In light of Stephens's complaints, Captain Perryman sent him a letter that forms the basis of his claim he was dismissed from his job. The letter, dated September 12, 1997, stated in pertinent part:
“You have been working in a modified work assignment (light duty) at the Bob Wiley Detention Facility due to an injury to your right hand. Your doctor, John Edwards, has described your restrictions as ‘no inmate contact, some right hand activities-no more than (2) hours per day, writing limitations of 15-20 minute intervals, no power gripping or pulling of the right hand.’ The Department has made efforts to accommodate your return to work and reviewed job assignments and duties performed in the Division. The tasks required in operating a control room at the facility appeared to accommodate the doctor's listed restrictions for use of your right hand. You have in fact worked in a housing control room for sometime [sic ].
“On 9-8-97 you notified Sergeant C. Lehner that you believed there was a misunderstanding about your light duty and the restrictions. It was your opinion that working in Central Control would result in compromising those restrictions.
“You were assigned to Central Control and given the task of training Detention Service Officer Rosario. You worked Central Control and when going off duty on 9-10-97 you spoke to Sergeants Lehner and Montoya. You were asked how your hand was and responded that it was swollen.
“Because of your statements we believe that we will not be able to provide a modified work assignment at this time. This letter is to confirm to you that you are not to return to work until further notice. At such time as your condition improves and you are able to return to work with no restrictions, or improves to the point that you are able to perform the ‘light duty’ tasks required in Central Control without further complaint or injury, you will be expected to submit time sheets reflecting OFF DUTY/SICK/PERSONAL. I understand you have an open job injury claim for this problem ( [Lab.Code, § ] 4850) that has yet to be resolved. Until notified by Worker's Compensation we will expect your time sheets to reflect use of your personal sick leave.”
Captain Perryman testified: 2 “The letter was generated ․ to make sure that [Stephens] understood that our concern for him was that we not further injure his thumb. And that he needed to do what had to be done in terms of return[ing] to work, with no restrictions, as a ․ Detention Specialist [III], which is commonly referred to as a gun-toter. Or to be well to the point where he could serve in the capacity of a Detention Service Officer, which is the light-duty position that we had temporarily provided him with.” Captain Perryman further testified she did not intend the letter to be a “dismissal from employment”; it was her understanding the letter left open the possibility of Stephens's return to work in either a light-duty capacity or performing the full range of duties as a detention specialist III. She testified the sheriff's department had taken no affirmative steps to terminate Stephens and, when asked whether Tulare County had “actually terminated him from [the] county payroll, paid him off for any accrued leave,” she answered: “No, not at all.”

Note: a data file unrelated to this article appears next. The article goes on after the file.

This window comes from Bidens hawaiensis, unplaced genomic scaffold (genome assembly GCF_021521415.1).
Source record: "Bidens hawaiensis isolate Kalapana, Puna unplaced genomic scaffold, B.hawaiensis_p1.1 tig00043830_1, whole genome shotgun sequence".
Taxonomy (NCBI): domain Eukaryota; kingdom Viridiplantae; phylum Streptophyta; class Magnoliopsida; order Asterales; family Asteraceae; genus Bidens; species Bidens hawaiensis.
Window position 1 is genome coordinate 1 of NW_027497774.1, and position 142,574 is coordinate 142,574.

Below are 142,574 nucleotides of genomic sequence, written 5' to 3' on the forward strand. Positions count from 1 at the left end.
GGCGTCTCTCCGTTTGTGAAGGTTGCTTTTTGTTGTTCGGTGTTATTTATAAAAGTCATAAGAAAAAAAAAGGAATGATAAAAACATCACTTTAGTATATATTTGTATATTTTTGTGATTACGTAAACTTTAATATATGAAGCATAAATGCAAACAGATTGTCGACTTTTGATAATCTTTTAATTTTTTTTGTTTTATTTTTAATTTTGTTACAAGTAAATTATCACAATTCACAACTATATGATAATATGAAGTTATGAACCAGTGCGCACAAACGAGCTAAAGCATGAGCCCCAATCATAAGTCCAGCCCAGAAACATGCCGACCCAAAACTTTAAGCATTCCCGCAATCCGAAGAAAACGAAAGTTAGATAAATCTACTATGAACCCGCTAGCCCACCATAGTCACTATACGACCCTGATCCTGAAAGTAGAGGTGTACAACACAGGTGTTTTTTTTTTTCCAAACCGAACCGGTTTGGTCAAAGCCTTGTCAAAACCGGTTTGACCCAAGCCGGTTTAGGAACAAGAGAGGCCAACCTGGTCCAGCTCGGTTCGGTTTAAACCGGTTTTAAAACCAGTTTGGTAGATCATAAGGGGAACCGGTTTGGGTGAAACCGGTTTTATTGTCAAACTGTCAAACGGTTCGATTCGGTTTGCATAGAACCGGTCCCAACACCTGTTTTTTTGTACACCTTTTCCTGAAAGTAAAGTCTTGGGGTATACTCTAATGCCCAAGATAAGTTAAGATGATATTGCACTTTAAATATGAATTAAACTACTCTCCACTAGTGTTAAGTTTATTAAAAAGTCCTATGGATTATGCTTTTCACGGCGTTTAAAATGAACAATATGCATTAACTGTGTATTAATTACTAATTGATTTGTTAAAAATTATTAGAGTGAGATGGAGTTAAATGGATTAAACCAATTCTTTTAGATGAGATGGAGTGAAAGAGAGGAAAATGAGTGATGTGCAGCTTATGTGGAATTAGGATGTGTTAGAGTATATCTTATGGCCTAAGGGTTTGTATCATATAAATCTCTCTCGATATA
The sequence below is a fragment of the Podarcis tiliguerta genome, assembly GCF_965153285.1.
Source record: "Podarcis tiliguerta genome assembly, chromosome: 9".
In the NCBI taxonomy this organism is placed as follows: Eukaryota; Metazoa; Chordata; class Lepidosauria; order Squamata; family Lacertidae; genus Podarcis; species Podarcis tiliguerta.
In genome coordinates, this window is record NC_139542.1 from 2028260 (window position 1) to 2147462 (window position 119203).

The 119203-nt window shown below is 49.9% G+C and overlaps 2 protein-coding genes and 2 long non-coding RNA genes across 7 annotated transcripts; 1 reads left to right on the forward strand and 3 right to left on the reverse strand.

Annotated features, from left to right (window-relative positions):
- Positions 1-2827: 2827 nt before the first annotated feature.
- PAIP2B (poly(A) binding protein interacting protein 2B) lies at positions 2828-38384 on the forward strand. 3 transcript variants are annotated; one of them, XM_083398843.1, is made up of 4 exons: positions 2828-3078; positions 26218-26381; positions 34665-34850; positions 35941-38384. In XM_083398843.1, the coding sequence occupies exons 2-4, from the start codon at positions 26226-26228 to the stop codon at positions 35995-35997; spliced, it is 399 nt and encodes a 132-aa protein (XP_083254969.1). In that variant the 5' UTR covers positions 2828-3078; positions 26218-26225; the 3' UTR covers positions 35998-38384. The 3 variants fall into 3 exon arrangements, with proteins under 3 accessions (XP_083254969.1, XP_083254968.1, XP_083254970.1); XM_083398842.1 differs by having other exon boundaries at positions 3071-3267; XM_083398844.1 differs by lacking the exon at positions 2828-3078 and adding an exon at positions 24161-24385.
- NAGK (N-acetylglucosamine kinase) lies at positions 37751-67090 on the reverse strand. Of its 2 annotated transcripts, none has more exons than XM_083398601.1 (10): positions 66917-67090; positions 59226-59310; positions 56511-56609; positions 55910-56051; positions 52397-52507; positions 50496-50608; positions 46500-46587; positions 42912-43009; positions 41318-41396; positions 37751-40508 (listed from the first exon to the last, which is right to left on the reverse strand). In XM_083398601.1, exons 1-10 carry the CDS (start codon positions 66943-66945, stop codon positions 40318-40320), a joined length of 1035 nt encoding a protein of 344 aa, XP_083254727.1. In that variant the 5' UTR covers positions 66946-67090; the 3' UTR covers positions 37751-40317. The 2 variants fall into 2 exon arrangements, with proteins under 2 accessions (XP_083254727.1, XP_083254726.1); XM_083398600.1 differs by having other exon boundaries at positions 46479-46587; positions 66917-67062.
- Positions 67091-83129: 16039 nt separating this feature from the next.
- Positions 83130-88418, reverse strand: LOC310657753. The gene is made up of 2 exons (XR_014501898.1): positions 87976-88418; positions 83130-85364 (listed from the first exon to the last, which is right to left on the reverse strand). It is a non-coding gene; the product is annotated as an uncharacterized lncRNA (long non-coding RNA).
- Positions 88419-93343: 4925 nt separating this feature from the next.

After receiving Captain Perryman's letter, Stephens did not return to work. Asked at trial whether he was terminated from his employment “shortly after 1997,” that is, after he received Captain Perryman's letter, he replied: “Not to my knowledge.” Asked whether he had ever received a termination notice, he replied: “No. No termination.”
For the rest of 1997, and until December 19, 1998, Stephens received full pay from Tulare County in the form of his sick and personal leave and then benefits pursuant to Labor Code section 4850.3 Following cessation of his section 4850 benefits in late 1998, he participated in vocational rehabilitation and was trained to become a computer technician. After completion of that training, Stephens twice sought positions with the county but was unsuccessful in obtaining a job. He worked various part-time jobs with other, private employers in 1998; during this time he also received a compromise and release for $7,000, settling one of his workers' compensation cases (see fn. 1, ante ).